It’s not so much the banger racing that put most people off of Kelvin – although he does make slightly too many impassioned references to the A60 wrecking scene in The Long Good Friday for comfort – but his utterly determined attempts to become a ‘character’. In between bouts of fervent Humber Super Snipe smashing, Kelvin has managed to cultivate an accent that can only be described as “Cornish Cockney”, and acquired a standard routine of ten jokes that even the late Bernard Manning might have conceivably rejected. At his club AGM Kelvin has recently developed the habit of playing a guitar at people who have done him no harm.

Worse of all, Kelvin likes to think of himself as existing on the fringes of the ‘criminal fraternity’ and likes to wander around in shades (this might account for the majority of his non-banger circuit crashes), a leather jacket and some ‘gold jewellery’ which is slowing turning his skin an interesting shade of green. Kelvin also has an almost complete library of ghost-written memoirs of retired bank robbers, minor criminal gang leaders, football hooligans and the like. At moments of stress Kelvin likes to retire with his copy of I Was The Fifth Kray Twin, to relive those glorious days of heads being nailed to Ford Zodiacs and Maltese ice cream parlours being set on fire. Still, at least gangsters behaved like gentlemen in those days and were always good to their mum. This last point is of direct relevance to Kelvin as he still lives at home.

You will recognise Kelvin at most classic car gatherings – indeed you would be hard pressed to avoid him – but one infallible way to cease his relentless stream of patter is to make a logical argument against certain forms of banger racing. Then, and quite possibly only then, will Kelvin’s Achilles’ heel become obvious – he has absolutely no sense of humour.

Until next week

I Remain,

The Strand Cigarette Man

Keith Adams

Keith Adams

Editor and creator AROnline at AROnline
Created www.austin-rover.co.uk in 2001 and built it up to become the world's foremost reference source for all things BMC, Leyland and Rover Group, before renaming it AROnline in 2007.

Is the Editor of the Parkers website and price guide, formerly editor of Classic Car Weekly, and launch editor/creator of Modern Classics magazine. Has contributed to various motoring titles including Octane, Practical Classics, Evo, Honest John, CAR magazine, Autocar, Pistonheads, Diesel Car, Practical Performance Car, Performance French Car, Car Mechanics, Jaguar World Monthly, MG Enthusiast, Modern MINI, Practical Classics, Fifth Gear Website, Radio 4, and the the Motoring Independent...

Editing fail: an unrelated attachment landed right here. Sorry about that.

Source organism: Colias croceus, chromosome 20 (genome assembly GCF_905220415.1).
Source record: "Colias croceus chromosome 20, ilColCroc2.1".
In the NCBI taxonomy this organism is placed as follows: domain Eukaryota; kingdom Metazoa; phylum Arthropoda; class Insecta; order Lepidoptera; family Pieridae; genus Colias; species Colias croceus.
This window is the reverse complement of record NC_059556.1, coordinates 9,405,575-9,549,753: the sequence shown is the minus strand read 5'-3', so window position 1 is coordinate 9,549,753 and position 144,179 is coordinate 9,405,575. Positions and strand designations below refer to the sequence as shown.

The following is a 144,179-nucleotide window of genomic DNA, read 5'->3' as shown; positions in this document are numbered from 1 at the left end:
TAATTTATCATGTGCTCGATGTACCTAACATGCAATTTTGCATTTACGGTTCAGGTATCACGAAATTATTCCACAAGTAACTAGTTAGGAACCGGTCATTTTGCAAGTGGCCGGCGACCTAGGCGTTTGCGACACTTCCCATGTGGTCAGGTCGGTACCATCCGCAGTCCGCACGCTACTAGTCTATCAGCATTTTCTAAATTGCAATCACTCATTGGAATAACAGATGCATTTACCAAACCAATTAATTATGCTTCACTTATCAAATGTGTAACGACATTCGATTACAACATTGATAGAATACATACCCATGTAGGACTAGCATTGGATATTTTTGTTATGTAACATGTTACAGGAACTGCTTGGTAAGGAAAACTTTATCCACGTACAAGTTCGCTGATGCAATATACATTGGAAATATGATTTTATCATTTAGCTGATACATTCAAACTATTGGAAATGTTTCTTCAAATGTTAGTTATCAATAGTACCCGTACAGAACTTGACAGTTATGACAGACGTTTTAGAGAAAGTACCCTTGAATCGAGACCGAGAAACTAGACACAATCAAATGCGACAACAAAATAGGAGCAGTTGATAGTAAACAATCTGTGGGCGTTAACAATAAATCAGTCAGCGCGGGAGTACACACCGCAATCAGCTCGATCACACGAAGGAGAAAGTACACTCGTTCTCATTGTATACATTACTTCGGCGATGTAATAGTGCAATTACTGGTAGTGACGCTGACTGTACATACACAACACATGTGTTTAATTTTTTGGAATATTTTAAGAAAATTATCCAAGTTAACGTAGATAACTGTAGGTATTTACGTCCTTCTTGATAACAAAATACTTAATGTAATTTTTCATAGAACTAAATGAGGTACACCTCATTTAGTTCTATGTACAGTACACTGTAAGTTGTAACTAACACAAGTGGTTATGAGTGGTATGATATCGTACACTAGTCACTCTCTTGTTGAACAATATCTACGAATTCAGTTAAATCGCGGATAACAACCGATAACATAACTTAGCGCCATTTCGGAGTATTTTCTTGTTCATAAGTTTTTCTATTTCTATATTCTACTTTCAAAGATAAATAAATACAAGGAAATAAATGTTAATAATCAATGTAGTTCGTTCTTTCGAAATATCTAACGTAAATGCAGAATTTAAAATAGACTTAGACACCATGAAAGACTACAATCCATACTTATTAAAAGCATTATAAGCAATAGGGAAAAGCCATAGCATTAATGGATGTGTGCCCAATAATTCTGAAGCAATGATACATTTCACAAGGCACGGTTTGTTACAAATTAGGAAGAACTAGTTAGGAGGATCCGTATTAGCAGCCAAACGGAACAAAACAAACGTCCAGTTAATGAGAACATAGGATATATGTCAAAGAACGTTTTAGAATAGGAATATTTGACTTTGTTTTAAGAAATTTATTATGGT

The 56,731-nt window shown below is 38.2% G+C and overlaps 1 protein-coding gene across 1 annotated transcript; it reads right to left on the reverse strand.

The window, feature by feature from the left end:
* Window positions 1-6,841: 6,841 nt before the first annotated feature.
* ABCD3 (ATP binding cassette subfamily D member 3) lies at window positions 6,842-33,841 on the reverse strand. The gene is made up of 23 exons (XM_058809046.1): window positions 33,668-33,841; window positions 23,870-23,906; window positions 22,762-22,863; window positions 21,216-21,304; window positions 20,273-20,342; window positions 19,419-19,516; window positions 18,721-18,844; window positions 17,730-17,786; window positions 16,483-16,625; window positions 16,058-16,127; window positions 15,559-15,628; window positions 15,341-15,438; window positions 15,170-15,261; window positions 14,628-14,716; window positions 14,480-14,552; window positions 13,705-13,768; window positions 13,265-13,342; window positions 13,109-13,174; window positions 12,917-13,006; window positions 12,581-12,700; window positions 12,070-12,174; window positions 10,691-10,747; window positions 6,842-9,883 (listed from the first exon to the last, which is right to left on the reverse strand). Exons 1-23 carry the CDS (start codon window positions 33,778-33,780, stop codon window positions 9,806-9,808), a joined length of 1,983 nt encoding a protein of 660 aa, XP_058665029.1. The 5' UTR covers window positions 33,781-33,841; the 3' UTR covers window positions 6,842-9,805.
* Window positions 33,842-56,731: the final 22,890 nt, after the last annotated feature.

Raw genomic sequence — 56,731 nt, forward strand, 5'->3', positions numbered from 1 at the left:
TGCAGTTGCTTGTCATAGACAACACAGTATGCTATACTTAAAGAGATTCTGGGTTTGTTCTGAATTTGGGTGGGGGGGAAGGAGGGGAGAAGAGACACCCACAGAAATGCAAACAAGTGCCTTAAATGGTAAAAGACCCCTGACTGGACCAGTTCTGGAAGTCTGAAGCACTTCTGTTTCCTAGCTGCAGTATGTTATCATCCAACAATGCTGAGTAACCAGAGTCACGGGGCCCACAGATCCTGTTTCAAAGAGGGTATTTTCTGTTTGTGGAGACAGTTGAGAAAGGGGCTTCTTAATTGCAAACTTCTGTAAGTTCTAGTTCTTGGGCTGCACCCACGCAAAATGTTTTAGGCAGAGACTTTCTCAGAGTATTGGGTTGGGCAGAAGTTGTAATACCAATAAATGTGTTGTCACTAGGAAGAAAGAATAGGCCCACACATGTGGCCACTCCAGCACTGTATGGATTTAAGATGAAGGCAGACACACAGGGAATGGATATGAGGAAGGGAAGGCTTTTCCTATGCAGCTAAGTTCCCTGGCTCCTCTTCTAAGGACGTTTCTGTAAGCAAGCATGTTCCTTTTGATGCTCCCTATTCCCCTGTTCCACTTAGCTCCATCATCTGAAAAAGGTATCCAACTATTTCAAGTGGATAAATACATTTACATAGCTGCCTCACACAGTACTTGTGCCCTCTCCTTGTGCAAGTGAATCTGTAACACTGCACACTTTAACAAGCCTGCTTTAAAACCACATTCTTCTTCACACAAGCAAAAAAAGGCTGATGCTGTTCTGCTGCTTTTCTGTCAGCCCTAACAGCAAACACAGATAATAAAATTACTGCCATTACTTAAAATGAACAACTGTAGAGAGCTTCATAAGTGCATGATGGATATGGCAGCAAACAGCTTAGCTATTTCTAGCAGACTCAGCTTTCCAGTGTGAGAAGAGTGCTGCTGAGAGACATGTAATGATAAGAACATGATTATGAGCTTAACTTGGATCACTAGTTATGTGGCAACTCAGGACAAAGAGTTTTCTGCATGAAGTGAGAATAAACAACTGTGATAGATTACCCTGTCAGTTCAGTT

Likes 'conditionally challenged' motors and taking them on unfeasible adventures all across Europe.
Keith Adams

Latest posts by Keith Adams (see all)

22 Comments

  1. I’ve seen a few of these stereotypes in car club meetings: Granada club (apart from those ‘Sierra mk3s’) and Citroen Club (apart from ZXs or anything ‘without spheres/not 2cv based’) and the Alfa Romeo club (apart from anything post-Fiat).

  2. It’s not just cars!

    I like travelling by train. I don’t collect numbers, I don’t know my CoCo from cocoa and don’t have any nostalgia for steam. But I do go on a few “specials” and people are “interesting” to say the least. How about re-enacting World War 2 twice a journey from Minehead to Birmingham? how about having line diagrams and ticking off every set of points you your travel over? Me, I just look out the window.

    One really interesting area that needs to be brought out are “themed” weekends, e.g Railways At War. Everyone dresses up, mostly in military uniform (eveyone’s an officer, except Private Pike!). But you get car people there too and they dress up. As do people who own tanks and armoured cars.